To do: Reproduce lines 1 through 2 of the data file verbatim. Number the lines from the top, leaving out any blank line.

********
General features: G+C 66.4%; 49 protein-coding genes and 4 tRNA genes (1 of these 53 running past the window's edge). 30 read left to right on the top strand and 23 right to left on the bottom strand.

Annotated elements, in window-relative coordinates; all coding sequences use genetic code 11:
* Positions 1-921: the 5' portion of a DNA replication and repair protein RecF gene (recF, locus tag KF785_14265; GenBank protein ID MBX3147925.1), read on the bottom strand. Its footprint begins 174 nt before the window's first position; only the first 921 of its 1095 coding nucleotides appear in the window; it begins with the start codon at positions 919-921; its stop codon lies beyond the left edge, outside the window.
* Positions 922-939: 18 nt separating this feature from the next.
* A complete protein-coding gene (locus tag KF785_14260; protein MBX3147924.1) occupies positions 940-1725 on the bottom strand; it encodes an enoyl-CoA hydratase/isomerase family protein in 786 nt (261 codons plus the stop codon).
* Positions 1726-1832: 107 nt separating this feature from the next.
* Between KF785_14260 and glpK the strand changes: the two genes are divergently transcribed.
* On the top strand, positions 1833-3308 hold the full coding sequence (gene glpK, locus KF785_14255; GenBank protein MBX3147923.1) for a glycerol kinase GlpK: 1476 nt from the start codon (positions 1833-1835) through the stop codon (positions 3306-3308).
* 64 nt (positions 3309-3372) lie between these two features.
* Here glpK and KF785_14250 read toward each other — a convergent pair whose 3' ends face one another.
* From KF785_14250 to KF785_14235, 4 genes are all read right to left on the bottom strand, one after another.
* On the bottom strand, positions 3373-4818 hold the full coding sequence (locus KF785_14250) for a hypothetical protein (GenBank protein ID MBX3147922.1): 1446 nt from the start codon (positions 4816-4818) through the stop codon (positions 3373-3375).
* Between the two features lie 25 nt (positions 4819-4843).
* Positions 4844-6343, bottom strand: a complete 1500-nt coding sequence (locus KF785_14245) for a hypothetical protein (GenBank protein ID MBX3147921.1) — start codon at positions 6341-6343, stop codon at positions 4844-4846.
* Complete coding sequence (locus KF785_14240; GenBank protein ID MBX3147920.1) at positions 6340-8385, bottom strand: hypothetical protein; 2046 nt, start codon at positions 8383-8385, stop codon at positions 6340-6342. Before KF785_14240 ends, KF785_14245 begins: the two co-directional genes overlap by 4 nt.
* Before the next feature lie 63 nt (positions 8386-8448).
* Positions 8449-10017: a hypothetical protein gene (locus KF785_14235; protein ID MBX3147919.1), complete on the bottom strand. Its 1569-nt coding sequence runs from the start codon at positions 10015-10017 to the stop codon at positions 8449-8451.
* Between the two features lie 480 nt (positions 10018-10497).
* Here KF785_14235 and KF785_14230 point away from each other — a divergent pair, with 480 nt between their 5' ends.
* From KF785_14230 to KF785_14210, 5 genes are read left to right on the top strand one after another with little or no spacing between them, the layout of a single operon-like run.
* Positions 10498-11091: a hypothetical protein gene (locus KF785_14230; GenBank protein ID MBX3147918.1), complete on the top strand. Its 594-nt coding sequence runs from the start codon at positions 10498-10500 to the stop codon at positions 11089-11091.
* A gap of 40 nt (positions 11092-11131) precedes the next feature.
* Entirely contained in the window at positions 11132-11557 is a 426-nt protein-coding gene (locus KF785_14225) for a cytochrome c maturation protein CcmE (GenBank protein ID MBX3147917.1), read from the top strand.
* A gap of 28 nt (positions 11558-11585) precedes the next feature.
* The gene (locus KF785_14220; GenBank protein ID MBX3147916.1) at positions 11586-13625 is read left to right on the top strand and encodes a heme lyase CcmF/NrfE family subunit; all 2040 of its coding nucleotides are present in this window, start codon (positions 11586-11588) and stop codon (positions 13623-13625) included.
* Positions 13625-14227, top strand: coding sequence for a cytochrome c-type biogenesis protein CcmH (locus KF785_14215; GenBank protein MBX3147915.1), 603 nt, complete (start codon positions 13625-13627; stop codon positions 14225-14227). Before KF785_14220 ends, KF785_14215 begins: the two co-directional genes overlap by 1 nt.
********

General features: G+C 66.4%; 49 protein-coding genes and 4 tRNA genes (1 of these 53 running past the window's edge). 30 read left to right on the top strand and 23 right to left on the bottom strand.

Annotated elements, in window-relative coordinates; all coding sequences use genetic code 11: